K-12 Blues
Why Is No One Paying Attention to This Roaring Educational Success?

In 1997, the Chicago public school system embarked on an unusual experiment. It implemented the IB (International Baccalaureate) program—a rigorous, test-based curriculum with specially trained teachers that is usually only available at high-achieving high schools—at 13 Chicago schools serving overwhelmingly poor and minority students. University of Chicago researchers tracked the outcomes for the students involved, and published their findings in a 2012 paper, and three Johns Hopkins education policy experts have summarized the findings in a new review essay, “An Education Success Story That Didn’t Travel.” In short, the program was a stunning success:

The CPS students who completed all four years of the IB program were 40% more likely to attend a four-year college, 50% more likely to attend a selective four-year college, and significantly more likely to persist in college than their matched peers outside the program. The program influenced not only their academic success but also their self-regard and confidence; in-depth interviews showed a strong academic orientation and high sense of self-efficacy. There were no negative results for the students involved, even for those who began the program in 9th grade but did not complete the program.

But despite these stellar results, according to the review essay, comparable school districts have shown virtually no interest in implementing the IB program themselves:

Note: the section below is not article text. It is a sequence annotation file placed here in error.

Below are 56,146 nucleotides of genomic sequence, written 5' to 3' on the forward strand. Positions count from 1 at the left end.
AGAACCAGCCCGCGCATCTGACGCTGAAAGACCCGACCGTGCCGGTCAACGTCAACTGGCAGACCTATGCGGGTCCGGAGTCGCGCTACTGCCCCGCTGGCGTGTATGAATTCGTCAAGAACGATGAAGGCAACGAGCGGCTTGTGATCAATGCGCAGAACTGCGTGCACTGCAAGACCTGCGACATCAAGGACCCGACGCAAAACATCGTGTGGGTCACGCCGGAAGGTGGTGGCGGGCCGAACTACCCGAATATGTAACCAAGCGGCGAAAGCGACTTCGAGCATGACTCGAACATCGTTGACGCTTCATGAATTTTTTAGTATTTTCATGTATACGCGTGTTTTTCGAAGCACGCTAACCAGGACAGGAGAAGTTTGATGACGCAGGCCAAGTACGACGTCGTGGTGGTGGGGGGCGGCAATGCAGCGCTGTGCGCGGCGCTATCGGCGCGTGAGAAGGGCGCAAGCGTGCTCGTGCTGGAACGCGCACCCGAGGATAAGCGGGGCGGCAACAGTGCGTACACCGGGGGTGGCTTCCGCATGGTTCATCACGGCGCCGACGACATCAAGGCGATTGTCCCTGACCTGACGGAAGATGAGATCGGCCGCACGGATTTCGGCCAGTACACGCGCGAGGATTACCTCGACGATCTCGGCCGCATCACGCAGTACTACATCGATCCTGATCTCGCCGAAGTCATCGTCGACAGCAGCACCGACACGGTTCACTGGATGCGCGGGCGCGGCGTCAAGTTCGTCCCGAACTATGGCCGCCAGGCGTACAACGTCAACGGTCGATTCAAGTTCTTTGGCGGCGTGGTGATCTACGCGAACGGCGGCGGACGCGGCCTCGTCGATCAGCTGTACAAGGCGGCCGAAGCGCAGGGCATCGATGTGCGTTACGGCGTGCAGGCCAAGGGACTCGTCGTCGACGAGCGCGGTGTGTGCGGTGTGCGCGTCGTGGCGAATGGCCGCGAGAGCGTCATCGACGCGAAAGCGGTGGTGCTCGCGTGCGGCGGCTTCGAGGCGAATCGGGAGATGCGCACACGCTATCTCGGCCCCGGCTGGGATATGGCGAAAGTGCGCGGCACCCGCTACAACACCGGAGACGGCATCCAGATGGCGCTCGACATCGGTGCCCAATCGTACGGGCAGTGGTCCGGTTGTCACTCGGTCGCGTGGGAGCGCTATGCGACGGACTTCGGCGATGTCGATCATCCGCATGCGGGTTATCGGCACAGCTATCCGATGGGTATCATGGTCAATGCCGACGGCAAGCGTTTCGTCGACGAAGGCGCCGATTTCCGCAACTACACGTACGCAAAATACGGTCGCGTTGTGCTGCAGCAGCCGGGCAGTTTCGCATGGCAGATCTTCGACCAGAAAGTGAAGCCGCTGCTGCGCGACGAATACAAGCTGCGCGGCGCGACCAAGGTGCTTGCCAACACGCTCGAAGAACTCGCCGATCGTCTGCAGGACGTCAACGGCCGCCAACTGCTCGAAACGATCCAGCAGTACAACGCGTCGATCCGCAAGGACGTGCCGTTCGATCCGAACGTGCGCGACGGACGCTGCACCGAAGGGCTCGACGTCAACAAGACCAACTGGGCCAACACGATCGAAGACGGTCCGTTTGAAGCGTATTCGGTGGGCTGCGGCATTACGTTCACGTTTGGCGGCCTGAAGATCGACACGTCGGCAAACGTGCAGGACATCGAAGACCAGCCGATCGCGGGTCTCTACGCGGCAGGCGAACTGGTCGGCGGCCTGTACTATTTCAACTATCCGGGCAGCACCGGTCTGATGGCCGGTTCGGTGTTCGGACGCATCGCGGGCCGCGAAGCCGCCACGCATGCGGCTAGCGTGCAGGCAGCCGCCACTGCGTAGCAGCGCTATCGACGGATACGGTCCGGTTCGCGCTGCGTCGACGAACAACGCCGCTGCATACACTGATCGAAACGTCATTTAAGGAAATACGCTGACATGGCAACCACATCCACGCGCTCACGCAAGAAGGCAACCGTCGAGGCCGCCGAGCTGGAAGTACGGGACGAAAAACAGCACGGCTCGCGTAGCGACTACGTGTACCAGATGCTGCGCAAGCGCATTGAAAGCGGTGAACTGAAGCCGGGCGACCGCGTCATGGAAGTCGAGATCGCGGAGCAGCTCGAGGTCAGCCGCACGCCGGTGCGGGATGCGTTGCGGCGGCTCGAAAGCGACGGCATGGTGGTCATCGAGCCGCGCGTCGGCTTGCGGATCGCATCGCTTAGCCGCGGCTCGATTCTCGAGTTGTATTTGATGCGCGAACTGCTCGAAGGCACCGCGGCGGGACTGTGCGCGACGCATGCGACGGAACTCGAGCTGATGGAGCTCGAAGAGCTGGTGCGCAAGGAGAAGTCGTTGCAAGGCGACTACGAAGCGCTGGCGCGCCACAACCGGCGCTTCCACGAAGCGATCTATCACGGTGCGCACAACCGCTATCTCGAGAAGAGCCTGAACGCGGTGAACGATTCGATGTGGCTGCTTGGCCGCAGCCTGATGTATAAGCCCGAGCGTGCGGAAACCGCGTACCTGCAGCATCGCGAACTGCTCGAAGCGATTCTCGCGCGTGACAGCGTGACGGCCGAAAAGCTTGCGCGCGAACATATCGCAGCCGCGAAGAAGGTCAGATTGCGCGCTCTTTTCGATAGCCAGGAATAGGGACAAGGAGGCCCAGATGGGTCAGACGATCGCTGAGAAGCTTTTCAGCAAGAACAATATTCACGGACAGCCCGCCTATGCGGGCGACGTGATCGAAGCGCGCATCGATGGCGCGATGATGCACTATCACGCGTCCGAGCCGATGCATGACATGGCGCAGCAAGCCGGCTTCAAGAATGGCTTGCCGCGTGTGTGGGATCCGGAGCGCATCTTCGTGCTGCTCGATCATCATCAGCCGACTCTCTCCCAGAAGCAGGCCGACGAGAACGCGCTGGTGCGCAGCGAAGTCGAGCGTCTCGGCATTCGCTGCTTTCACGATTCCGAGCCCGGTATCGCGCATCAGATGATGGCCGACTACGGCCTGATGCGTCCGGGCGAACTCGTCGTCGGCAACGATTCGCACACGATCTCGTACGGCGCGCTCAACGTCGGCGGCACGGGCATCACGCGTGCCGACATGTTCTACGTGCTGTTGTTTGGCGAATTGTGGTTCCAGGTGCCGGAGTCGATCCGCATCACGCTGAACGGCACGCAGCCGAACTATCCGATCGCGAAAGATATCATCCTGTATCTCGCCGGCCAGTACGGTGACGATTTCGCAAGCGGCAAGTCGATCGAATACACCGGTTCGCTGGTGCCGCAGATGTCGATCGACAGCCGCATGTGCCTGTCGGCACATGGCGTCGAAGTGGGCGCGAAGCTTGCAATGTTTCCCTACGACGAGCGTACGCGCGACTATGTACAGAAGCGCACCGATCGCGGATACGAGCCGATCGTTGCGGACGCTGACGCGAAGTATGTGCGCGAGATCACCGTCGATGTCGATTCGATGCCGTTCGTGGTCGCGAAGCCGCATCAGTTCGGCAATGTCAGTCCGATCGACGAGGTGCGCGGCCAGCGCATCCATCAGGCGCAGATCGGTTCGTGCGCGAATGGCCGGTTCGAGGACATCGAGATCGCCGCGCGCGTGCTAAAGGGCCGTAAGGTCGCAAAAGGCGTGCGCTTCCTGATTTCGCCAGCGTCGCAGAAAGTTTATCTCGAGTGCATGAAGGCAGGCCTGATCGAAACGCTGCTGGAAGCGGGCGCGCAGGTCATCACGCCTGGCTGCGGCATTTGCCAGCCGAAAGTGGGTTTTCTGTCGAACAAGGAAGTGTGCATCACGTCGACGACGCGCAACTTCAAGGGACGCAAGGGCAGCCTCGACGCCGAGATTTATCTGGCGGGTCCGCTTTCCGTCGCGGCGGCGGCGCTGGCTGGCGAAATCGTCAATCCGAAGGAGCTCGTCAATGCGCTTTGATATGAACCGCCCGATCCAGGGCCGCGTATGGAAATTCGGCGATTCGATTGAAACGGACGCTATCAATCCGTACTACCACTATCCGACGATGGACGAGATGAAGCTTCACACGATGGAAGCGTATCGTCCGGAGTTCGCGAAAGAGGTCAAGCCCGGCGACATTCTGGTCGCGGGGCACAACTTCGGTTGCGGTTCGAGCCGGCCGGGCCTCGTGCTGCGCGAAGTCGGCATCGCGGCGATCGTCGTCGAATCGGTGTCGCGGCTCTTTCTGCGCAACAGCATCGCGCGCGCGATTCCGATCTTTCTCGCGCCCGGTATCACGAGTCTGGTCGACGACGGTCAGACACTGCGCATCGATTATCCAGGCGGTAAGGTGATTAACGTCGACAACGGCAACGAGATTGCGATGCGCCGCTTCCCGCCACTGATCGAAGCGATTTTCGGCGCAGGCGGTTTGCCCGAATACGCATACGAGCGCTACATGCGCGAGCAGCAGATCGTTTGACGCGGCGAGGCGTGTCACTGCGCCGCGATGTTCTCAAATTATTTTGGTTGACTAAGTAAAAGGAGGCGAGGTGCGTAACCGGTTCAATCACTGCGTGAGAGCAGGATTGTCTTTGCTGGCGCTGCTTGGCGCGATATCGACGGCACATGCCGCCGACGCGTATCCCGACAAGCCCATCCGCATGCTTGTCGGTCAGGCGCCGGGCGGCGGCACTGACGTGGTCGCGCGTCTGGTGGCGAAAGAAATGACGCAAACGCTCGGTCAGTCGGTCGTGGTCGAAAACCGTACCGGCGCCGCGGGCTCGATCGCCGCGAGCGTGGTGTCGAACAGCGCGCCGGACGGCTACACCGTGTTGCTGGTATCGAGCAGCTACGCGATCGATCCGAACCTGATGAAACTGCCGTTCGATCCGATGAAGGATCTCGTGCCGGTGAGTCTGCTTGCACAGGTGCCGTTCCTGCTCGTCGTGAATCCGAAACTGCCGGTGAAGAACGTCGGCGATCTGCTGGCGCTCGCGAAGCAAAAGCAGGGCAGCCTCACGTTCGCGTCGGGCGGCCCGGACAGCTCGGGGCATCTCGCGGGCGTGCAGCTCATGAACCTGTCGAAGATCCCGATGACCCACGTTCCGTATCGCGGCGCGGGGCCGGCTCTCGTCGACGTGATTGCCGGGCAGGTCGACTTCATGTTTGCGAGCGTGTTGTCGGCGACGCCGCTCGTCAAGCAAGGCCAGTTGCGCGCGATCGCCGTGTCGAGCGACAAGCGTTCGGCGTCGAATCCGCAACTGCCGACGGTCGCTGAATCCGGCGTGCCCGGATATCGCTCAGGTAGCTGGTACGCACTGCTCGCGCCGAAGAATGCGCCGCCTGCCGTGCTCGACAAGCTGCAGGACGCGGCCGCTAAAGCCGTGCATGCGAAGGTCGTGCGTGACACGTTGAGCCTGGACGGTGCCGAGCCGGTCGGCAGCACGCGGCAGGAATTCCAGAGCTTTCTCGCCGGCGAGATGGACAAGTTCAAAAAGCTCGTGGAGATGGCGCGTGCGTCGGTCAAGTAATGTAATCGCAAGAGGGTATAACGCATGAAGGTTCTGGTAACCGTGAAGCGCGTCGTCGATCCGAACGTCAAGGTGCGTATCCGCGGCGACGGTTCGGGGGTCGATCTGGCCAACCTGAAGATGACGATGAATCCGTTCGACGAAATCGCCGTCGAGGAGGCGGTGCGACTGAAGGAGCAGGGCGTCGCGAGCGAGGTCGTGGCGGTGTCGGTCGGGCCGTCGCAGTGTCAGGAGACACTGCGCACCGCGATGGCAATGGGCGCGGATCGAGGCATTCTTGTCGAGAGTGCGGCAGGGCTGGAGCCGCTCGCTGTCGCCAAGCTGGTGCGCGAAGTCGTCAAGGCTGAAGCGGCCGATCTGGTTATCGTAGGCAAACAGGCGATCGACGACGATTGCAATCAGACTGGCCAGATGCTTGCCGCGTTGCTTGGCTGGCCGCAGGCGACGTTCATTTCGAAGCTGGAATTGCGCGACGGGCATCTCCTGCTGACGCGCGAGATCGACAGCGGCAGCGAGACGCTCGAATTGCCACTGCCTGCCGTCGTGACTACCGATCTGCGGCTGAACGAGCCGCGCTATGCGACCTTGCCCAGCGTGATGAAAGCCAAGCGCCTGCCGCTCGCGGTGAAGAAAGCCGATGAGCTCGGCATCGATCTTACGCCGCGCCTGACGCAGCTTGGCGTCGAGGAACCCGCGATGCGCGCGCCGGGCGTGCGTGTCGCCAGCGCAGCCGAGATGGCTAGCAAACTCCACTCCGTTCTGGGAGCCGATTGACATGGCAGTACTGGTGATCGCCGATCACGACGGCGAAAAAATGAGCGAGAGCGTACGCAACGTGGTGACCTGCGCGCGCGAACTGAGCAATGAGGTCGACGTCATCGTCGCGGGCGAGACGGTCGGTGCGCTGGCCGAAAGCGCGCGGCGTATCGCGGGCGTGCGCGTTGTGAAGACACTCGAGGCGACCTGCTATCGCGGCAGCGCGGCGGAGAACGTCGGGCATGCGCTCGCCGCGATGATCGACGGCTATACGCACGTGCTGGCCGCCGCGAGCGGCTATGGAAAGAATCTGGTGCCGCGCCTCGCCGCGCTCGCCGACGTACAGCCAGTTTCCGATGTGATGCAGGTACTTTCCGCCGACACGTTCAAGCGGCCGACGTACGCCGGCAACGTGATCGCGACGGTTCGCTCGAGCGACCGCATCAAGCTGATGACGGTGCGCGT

We highlight this particular study because it meets two criteria that matter: the research is driven by sound methodology and design, and the researched program shows strong positive effects for students, in this case many of whom were disadvantaged. But we also highlight the study because the aftermath of its publication fits with a familiar pattern of very modest influence. Why haven’t urban school districts across the country taken note and in some cases at least chosen to build their own system-wide implementations?

The failure of other schools to even experiment with the model that proved so successful in Chicago doesn’t say anything good about America’s K-12 education system, or its capacity for reform. The authors speculate that one reason that school districts haven’t responded to the Chicago program is that district superintendents would be unable to “persuade the necessary stakeholders that this particular intervention—unfamiliar and strange sounding—is worthy of attention.” This is a feature of blue model education—stagnant, unaccountable bureaucracies that resist changes to the status quo, and that favor the interests of government employees over the interests of the students they are supposed to serve.

Charter systems and reforms oriented towards school choice might create more competitive pressure on the people running schools to be on the lookout for the best ideas. After all, the Chicago study shows that there is buried treasure even in America’s most underperforming schools. It’s not necessary, as some interests in the education establishment would have us believe, simply to lower expectations for low-income students and resign ourselves to poor outcomes. Smartly implemented back-to-the-basics reforms—good teaching coupled with a demanding curriculum—may be able to unleash tremendous potential at relatively low cost. It’s time for the K-12 establishment to start paying attention to the ideas that work.

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